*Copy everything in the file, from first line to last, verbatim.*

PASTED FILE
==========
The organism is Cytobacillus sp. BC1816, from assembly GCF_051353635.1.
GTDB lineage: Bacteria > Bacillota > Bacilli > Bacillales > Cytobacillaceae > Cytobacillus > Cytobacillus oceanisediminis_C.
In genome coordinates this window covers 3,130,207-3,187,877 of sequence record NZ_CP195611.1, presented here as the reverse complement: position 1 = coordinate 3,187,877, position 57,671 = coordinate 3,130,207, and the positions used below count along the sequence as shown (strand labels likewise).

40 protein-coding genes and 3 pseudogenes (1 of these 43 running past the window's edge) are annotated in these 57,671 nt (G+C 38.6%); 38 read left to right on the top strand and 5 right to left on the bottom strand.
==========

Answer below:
The organism is Cytobacillus sp. BC1816, from assembly GCF_051353635.1.
GTDB lineage: Bacteria > Bacillota > Bacilli > Bacillales > Cytobacillaceae > Cytobacillus > Cytobacillus oceanisediminis_C.
In genome coordinates this window covers 3,130,207-3,187,877 of sequence record NZ_CP195611.1, presented here as the reverse complement: position 1 = coordinate 3,187,877, position 57,671 = coordinate 3,130,207, and the positions used below count along the sequence as shown (strand labels likewise).

40 protein-coding genes and 3 pseudogenes (1 of these 43 running past the window's edge) are annotated in these 57,671 nt (G+C 38.6%); 38 read left to right on the top strand and 5 right to left on the bottom strand.